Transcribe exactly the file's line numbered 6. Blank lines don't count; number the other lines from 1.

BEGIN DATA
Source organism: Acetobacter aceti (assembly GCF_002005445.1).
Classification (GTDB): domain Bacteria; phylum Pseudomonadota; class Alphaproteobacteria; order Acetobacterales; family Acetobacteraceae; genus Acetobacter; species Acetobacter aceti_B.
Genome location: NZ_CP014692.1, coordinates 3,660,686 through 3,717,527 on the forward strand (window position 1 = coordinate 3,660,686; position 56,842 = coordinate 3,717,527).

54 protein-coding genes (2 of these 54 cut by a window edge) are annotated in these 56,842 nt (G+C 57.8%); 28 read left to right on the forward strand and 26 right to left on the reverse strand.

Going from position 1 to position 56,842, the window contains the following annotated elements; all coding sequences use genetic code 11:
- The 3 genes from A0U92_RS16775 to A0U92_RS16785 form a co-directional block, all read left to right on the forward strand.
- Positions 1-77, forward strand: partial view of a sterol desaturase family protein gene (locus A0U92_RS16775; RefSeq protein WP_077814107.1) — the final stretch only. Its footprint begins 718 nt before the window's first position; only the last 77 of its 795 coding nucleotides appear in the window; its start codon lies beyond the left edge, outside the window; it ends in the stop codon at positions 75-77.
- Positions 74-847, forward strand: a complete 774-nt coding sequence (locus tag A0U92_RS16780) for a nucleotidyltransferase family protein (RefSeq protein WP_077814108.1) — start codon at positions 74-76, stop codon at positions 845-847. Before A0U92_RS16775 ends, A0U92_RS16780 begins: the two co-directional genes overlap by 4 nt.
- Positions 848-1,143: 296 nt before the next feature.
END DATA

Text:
- The 3 genes from A0U92_RS16775 to A0U92_RS16785 form a co-directional block, all read left to right on the forward strand.